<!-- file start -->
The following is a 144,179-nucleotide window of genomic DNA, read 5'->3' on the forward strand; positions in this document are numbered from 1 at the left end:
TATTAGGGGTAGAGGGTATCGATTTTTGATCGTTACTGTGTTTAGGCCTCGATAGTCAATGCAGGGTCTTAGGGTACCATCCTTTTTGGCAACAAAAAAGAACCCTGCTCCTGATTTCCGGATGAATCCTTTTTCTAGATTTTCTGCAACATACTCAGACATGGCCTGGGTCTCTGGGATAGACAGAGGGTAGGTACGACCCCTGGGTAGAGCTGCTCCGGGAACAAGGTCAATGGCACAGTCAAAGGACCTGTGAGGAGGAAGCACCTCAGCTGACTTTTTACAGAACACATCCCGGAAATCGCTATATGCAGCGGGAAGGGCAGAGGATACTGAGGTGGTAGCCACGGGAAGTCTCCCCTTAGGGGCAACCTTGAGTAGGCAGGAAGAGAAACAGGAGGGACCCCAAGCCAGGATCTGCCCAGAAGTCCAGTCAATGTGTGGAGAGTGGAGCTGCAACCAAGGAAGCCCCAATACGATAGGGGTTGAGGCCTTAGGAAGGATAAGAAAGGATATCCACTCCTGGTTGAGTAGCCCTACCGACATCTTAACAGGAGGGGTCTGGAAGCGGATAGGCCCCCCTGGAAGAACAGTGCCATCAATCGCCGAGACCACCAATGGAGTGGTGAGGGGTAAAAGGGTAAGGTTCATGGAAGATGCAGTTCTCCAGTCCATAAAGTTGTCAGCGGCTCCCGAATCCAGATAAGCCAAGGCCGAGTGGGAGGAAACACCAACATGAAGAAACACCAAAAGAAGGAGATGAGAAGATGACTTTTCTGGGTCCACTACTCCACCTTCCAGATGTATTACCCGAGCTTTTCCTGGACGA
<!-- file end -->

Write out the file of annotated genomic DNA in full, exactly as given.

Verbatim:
The following is a 144,179-nucleotide window of genomic DNA, read 5'->3' on the forward strand; positions in this document are numbered from 1 at the left end:
TATTAGGGGTAGAGGGTATCGATTTTTGATCGTTACTGTGTTTAGGCCTCGATAGTCAATGCAGGGTCTTAGGGTACCATCCTTTTTGGCAACAAAAAAGAACCCTGCTCCTGATTTCCGGATGAATCCTTTTTCTAGATTTTCTGCAACATACTCAGACATGGCCTGGGTCTCTGGGATAGACAGAGGGTAGGTACGACCCCTGGGTAGAGCTGCTCCGGGAACAAGGTCAATGGCACAGTCAAAGGACCTGTGAGGAGGAAGCACCTCAGCTGACTTTTTACAGAACACATCCCGGAAATCGCTATATGCAGCGGGAAGGGCAGAGGATACTGAGGTGGTAGCCACGGGAAGTCTCCCCTTAGGGGCAACCTTGAGTAGGCAGGAAGAGAAACAGGAGGGACCCCAAGCCAGGATCTGCCCAGAAGTCCAGTCAATGTGTGGAGAGTGGAGCTGCAACCAAGGAAGCCCCAATACGATAGGGGTTGAGGCCTTAGGAAGGATAAGAAAGGATATCCACTCCTGGTTGAGTAGCCCTACCGACATCTTAACAGGAGGGGTCTGGAAGCGGATAGGCCCCCCTGGAAGAACAGTGCCATCAATCGCCGAGACCACCAATGGAGTGGTGAGGGGTAAAAGGGTAAGGTTCATGGAAGATGCAGTTCTCCAGTCCATAAAGTTGTCAGCGGCTCCCGAATCCAGATAAGCCAAGGCCGAGTGGGAGGAAACACCAACATGAAGAAACACCAAAAGAAGGAGATGAGAAGATGACTTTTCTGGGTCCACTACTCCACCTTCCAGATGTATTACCCGAGCTTTTCCTGGACGA